Civil War, Civil Rights
This July, Dr. Judith Giesberg, Professor of History at Villanova University, gave a public lecture at the Library Company organized in conjunction with a National Endowment for the Humanities funded Summer Seminar What Did Independence Mean for Women: 1776 – 1876? Dr. Giesberg spoke about the inequalities faced by African Americans in Philadelphia during and after the Civil War, particularly the incredible efforts of African American women in fighting against racial injustice in the city and repairing the damage of slavery on black families.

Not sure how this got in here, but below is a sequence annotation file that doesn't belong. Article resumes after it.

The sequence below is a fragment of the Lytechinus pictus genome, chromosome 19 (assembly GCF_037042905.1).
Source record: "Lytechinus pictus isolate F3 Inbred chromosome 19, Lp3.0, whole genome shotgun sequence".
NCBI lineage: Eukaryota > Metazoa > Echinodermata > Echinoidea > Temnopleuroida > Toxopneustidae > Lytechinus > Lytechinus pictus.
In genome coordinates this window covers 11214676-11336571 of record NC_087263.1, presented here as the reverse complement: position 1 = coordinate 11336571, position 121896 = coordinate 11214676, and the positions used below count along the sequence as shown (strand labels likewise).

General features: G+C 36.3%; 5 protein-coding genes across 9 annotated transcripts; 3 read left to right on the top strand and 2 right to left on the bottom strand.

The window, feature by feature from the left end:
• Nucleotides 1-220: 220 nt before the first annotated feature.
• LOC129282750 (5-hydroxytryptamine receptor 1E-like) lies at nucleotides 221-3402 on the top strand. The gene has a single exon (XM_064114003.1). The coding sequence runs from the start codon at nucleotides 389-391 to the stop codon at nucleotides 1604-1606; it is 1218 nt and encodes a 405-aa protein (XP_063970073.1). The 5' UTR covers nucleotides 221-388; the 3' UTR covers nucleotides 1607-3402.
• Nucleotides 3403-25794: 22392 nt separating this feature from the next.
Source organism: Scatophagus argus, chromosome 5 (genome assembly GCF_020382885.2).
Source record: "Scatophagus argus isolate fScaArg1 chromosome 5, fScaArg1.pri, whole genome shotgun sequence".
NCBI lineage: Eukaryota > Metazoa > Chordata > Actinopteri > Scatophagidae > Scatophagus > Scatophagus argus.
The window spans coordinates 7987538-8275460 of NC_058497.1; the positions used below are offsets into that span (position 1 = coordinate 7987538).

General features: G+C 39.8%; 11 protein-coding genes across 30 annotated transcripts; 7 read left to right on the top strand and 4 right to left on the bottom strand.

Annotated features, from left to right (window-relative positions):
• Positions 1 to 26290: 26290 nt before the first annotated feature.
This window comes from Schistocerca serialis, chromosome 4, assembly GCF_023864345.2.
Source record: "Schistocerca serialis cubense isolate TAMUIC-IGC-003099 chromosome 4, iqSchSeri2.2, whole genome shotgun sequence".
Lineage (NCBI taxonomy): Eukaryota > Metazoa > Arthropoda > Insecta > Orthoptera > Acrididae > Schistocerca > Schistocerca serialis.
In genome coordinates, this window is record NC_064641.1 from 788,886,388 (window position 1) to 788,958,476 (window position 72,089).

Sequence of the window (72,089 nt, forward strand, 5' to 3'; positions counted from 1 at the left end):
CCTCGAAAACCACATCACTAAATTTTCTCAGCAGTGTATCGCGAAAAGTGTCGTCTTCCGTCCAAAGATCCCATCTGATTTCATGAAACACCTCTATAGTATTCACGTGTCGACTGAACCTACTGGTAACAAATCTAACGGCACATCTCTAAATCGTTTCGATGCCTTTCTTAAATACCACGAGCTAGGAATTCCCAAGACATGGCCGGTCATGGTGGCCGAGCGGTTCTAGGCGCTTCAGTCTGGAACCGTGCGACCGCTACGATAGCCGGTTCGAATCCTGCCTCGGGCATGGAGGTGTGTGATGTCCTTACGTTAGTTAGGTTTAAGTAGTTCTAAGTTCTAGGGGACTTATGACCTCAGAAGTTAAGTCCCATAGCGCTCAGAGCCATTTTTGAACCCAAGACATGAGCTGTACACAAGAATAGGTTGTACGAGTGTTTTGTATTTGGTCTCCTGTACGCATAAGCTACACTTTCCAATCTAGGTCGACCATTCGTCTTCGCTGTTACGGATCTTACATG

The lecture highlighted important women such as Emilie Davis, whose diaries provide a snapshot of late nineteenth-century life for an educated black woman frustrated and empowered to change the social injustices she witnessed in Philadelphia. In addition to the lives of notable Philadelphia black activists, Dr. Giesberg spoke about the over 2,000 surviving newspaper advertisements for lost family members after the abolition of slavery in 1864, which were written mostly by women. Both large-scale political efforts and the seemingly private ads seeking family members were both powerful ways for African American women to assert their independence after slavery, demand social equality, and reclaim their humanity in an extremely hostile nineteenth-century Philadelphia.